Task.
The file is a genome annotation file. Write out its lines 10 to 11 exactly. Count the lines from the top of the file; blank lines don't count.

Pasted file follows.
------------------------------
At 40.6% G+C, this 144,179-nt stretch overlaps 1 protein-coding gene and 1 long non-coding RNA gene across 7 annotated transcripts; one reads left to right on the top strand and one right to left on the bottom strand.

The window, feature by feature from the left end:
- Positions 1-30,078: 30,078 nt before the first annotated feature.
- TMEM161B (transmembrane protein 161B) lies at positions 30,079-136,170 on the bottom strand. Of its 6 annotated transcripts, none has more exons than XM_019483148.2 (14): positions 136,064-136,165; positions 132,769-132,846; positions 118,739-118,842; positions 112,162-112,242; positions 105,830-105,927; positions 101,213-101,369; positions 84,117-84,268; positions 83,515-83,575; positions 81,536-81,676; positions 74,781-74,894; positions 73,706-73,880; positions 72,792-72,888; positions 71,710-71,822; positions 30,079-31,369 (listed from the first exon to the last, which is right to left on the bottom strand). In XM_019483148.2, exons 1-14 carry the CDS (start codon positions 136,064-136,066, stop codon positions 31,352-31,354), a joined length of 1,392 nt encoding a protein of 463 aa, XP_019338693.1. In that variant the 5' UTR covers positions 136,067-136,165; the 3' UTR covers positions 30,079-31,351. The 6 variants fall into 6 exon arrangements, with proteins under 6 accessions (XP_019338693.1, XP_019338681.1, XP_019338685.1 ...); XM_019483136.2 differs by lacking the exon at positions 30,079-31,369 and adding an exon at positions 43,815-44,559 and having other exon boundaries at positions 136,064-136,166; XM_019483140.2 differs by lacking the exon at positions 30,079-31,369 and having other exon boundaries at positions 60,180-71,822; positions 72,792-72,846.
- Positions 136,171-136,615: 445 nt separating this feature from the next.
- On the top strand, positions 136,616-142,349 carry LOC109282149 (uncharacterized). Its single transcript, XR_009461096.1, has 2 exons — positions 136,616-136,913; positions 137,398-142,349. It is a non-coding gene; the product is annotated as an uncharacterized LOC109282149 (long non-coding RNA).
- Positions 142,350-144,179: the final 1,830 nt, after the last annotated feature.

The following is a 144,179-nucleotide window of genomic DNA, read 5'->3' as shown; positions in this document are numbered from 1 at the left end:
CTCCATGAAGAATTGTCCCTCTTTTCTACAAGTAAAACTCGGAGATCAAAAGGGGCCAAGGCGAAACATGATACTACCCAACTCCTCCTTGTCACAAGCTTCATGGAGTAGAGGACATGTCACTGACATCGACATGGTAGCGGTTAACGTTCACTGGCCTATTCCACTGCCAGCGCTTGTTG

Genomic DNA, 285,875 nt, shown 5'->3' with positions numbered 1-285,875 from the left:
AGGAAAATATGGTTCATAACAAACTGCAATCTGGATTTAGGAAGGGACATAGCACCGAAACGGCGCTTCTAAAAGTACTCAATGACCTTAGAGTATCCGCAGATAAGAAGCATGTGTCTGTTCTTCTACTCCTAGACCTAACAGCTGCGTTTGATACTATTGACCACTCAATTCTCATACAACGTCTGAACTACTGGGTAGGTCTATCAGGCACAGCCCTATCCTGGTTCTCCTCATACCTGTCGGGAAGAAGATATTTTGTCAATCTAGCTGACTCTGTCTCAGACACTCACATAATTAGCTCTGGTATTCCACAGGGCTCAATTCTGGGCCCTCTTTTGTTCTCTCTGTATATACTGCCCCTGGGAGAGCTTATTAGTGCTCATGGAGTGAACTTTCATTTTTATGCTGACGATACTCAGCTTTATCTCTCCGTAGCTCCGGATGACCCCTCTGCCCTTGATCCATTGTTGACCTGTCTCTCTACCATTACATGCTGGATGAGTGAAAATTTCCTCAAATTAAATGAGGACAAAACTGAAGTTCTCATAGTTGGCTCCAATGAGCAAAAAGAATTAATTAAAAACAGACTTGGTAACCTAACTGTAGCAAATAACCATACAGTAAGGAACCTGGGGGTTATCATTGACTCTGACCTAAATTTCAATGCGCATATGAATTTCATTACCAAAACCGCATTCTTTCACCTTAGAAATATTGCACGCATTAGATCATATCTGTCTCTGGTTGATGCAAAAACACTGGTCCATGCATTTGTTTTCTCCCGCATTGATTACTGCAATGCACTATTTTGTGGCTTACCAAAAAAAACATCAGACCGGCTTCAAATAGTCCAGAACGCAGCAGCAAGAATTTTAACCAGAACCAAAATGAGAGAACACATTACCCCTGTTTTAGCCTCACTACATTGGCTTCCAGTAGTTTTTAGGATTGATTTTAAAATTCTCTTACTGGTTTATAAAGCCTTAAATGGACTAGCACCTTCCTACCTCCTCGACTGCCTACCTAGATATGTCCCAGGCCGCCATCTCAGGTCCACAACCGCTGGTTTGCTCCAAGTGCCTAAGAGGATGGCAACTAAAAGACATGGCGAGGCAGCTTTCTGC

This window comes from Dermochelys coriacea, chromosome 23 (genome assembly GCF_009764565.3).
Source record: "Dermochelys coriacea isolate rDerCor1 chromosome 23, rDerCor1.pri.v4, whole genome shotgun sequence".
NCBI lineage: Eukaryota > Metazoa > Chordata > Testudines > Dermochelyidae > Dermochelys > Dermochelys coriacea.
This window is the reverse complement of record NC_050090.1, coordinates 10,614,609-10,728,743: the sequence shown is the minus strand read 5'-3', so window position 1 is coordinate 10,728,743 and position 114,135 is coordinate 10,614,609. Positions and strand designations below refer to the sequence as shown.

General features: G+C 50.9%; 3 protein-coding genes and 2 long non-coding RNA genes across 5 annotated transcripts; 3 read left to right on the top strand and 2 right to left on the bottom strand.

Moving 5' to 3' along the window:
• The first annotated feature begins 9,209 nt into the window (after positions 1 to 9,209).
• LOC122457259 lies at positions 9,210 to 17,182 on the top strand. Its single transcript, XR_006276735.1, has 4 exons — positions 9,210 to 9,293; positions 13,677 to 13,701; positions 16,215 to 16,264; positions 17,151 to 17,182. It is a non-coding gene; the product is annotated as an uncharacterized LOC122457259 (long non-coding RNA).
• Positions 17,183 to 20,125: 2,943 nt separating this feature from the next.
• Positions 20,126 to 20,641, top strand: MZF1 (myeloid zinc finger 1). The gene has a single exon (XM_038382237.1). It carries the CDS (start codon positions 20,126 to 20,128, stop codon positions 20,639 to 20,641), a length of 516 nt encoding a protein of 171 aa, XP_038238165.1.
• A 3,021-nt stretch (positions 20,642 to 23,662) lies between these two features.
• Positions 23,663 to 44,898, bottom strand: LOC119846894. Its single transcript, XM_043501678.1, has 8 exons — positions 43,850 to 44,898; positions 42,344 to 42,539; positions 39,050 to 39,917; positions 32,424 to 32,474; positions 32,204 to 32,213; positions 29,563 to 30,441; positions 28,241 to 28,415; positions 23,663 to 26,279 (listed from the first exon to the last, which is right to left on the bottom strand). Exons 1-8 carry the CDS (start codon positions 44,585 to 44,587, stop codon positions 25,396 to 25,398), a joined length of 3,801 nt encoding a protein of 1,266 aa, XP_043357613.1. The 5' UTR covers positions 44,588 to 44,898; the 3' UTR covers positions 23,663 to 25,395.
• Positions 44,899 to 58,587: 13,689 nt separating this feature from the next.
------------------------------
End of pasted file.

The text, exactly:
Genomic DNA, 285,875 nt, shown 5'->3' with positions numbered 1-285,875 from the left:
AGGAAAATATGGTTCATAACAAACTGCAATCTGGATTTAGGAAGGGACATAGCACCGAAACGGCGCTTCTAAAAGTACTCAATGACCTTAGAGTATCCGCAGATAAGAAGCATGTGTCTGTTCTTCTACTCCTAGACCTAACAGCTGCGTTTGATACTATTGACCACTCAATTCTCATACAACGTCTGAACTACTGGGTAGGTCTATCAGGCACAGCCCTATCCTGGTTCTCCTCATACCTGTCGGGAAGAAGATATTTTGTCAATCTAGCTGACTCTGTCTCAGACACTCACATAATTAGCTCTGGTATTCCACAGGGCTCAATTCTGGGCCCTCTTTTGTTCTCTCTGTATATACTGCCCCTGGGAGAGCTTATTAGTGCTCATGGAGTGAACTTTCATTTTTATGCTGACGATACTCAGCTTTATCTCTCCGTAGCTCCGGATGACCCCTCTGCCCTTGATCCATTGTTGACCTGTCTCTCTACCATTACATGCTGGATGAGTGAAAATTTCCTCAAATTAAATGAGGACAAAACTGAAGTTCTCATAGTTGGCTCCAATGAGCAAAAAGAATTAATTAAAAACAGACTTGGTAACCTAACTGTAGCAAATAACCATACAGTAAGGAACCTGGGGGTTATCATTGACTCTGACCTAAATTTCAATGCGCATATGAATTTCATTACCAAAACCGCATTCTTTCACCTTAGAAATATTGCACGCATTAGATCATATCTGTCTCTGGTTGATGCAAAAACACTGGTCCATGCATTTGTTTTCTCCCGCATTGATTACTGCAATGCACTATTTTGTGGCTTACCAAAAAAAACATCAGACCGGCTTCAAATAGTCCAGAACGCAGCAGCAAGAATTTTAACCAGAACCAAAATGAGAGAACACATTACCCCTGTTTTAGCCTCACTACATTGGCTTCCAGTAGTTTTTAGGATTGATTTTAAAATTCTCTTACTGGTTTATAAAGCCTTAAATGGACTAGCACCTTCCTACCTCCTCGACTGCCTACCTAGATATGTCCCAGGCCGCCATCTCAGGTCCACAACCGCTGGTTTGCTCCAAGTGCCTAAGAGGATGGCAACTAAAAGACATGGCGAGGCAGCTTTCTGC